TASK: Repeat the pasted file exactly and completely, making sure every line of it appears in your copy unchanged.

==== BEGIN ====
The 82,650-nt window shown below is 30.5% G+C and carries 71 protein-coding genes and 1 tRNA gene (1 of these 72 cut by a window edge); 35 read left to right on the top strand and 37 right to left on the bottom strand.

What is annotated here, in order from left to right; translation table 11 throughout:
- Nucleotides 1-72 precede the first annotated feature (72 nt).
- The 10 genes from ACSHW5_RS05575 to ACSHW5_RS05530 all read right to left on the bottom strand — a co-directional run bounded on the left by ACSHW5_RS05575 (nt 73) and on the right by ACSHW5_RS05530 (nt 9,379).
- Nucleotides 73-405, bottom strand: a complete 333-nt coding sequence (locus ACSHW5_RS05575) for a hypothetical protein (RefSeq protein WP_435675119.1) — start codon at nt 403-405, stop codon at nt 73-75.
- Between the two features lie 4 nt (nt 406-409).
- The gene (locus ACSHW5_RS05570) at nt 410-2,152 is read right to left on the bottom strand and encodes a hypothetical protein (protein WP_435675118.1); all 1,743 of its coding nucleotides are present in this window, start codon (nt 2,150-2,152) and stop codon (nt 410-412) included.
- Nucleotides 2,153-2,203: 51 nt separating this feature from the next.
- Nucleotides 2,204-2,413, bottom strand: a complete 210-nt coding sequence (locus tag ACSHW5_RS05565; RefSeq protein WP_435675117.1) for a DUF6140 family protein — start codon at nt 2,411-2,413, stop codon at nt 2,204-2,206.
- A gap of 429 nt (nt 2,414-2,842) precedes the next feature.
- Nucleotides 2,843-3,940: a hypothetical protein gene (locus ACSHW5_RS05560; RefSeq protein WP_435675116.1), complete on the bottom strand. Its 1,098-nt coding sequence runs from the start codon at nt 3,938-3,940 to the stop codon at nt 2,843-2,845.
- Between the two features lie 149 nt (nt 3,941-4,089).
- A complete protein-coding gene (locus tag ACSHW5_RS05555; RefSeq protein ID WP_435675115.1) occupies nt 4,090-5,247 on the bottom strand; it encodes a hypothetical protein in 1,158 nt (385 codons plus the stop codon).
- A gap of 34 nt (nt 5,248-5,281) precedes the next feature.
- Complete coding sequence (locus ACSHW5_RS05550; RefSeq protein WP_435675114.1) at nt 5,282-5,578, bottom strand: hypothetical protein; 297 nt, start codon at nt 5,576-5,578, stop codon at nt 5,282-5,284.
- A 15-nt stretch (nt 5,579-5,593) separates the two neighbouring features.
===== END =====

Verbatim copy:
The 82,650-nt window shown below is 30.5% G+C and carries 71 protein-coding genes and 1 tRNA gene (1 of these 72 cut by a window edge); 35 read left to right on the top strand and 37 right to left on the bottom strand.

What is annotated here, in order from left to right; translation table 11 throughout:
- Nucleotides 1-72 precede the first annotated feature (72 nt).
- The 10 genes from ACSHW5_RS05575 to ACSHW5_RS05530 all read right to left on the bottom strand — a co-directional run bounded on the left by ACSHW5_RS05575 (nt 73) and on the right by ACSHW5_RS05530 (nt 9,379).
- Nucleotides 73-405, bottom strand: a complete 333-nt coding sequence (locus ACSHW5_RS05575) for a hypothetical protein (RefSeq protein WP_435675119.1) — start codon at nt 403-405, stop codon at nt 73-75.
- Between the two features lie 4 nt (nt 406-409).
- The gene (locus ACSHW5_RS05570) at nt 410-2,152 is read right to left on the bottom strand and encodes a hypothetical protein (protein WP_435675118.1); all 1,743 of its coding nucleotides are present in this window, start codon (nt 2,150-2,152) and stop codon (nt 410-412) included.
- Nucleotides 2,153-2,203: 51 nt separating this feature from the next.
- Nucleotides 2,204-2,413, bottom strand: a complete 210-nt coding sequence (locus tag ACSHW5_RS05565; RefSeq protein WP_435675117.1) for a DUF6140 family protein — start codon at nt 2,411-2,413, stop codon at nt 2,204-2,206.
- A gap of 429 nt (nt 2,414-2,842) precedes the next feature.
- Nucleotides 2,843-3,940: a hypothetical protein gene (locus ACSHW5_RS05560; RefSeq protein WP_435675116.1), complete on the bottom strand. Its 1,098-nt coding sequence runs from the start codon at nt 3,938-3,940 to the stop codon at nt 2,843-2,845.
- Between the two features lie 149 nt (nt 3,941-4,089).
- A complete protein-coding gene (locus tag ACSHW5_RS05555; RefSeq protein ID WP_435675115.1) occupies nt 4,090-5,247 on the bottom strand; it encodes a hypothetical protein in 1,158 nt (385 codons plus the stop codon).
- A gap of 34 nt (nt 5,248-5,281) precedes the next feature.
- Complete coding sequence (locus ACSHW5_RS05550; RefSeq protein WP_435675114.1) at nt 5,282-5,578, bottom strand: hypothetical protein; 297 nt, start codon at nt 5,576-5,578, stop codon at nt 5,282-5,284.
- A 15-nt stretch (nt 5,579-5,593) separates the two neighbouring features.